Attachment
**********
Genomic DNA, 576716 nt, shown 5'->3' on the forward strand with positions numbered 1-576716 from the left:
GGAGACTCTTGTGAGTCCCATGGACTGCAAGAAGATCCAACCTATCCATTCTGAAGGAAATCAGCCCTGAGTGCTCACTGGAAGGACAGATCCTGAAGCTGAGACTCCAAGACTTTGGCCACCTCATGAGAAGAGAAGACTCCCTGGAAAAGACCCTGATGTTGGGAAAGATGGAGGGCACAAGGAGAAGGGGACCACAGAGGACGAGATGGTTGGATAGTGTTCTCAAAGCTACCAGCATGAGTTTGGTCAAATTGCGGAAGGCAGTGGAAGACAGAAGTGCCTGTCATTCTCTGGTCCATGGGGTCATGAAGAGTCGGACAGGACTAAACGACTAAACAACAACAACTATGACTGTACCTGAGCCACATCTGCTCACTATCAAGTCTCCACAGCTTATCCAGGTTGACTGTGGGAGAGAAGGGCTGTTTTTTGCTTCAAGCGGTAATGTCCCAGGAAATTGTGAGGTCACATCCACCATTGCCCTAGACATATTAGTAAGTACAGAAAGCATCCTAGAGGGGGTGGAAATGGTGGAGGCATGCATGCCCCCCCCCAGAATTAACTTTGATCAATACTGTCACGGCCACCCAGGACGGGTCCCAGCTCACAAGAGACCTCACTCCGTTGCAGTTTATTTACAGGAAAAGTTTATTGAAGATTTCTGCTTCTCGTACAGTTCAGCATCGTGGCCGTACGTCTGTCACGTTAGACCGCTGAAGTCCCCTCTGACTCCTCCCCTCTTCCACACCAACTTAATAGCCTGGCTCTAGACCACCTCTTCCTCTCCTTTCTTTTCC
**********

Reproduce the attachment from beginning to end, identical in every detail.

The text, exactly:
Genomic DNA, 576716 nt, shown 5'->3' on the forward strand with positions numbered 1-576716 from the left:
GGAGACTCTTGTGAGTCCCATGGACTGCAAGAAGATCCAACCTATCCATTCTGAAGGAAATCAGCCCTGAGTGCTCACTGGAAGGACAGATCCTGAAGCTGAGACTCCAAGACTTTGGCCACCTCATGAGAAGAGAAGACTCCCTGGAAAAGACCCTGATGTTGGGAAAGATGGAGGGCACAAGGAGAAGGGGACCACAGAGGACGAGATGGTTGGATAGTGTTCTCAAAGCTACCAGCATGAGTTTGGTCAAATTGCGGAAGGCAGTGGAAGACAGAAGTGCCTGTCATTCTCTGGTCCATGGGGTCATGAAGAGTCGGACAGGACTAAACGACTAAACAACAACAACTATGACTGTACCTGAGCCACATCTGCTCACTATCAAGTCTCCACAGCTTATCCAGGTTGACTGTGGGAGAGAAGGGCTGTTTTTTGCTTCAAGCGGTAATGTCCCAGGAAATTGTGAGGTCACATCCACCATTGCCCTAGACATATTAGTAAGTACAGAAAGCATCCTAGAGGGGGTGGAAATGGTGGAGGCATGCATGCCCCCCCCCAGAATTAACTTTGATCAATACTGTCACGGCCACCCAGGACGGGTCCCAGCTCACAAGAGACCTCACTCCGTTGCAGTTTATTTACAGGAAAAGTTTATTGAAGATTTCTGCTTCTCGTACAGTTCAGCATCGTGGCCGTACGTCTGTCACGTTAGACCGCTGAAGTCCCCTCTGACTCCTCCCCTCTTCCACACCAACTTAATAGCCTGGCTCTAGACCACCTCTTCCTCTCCTTTCTTTTCC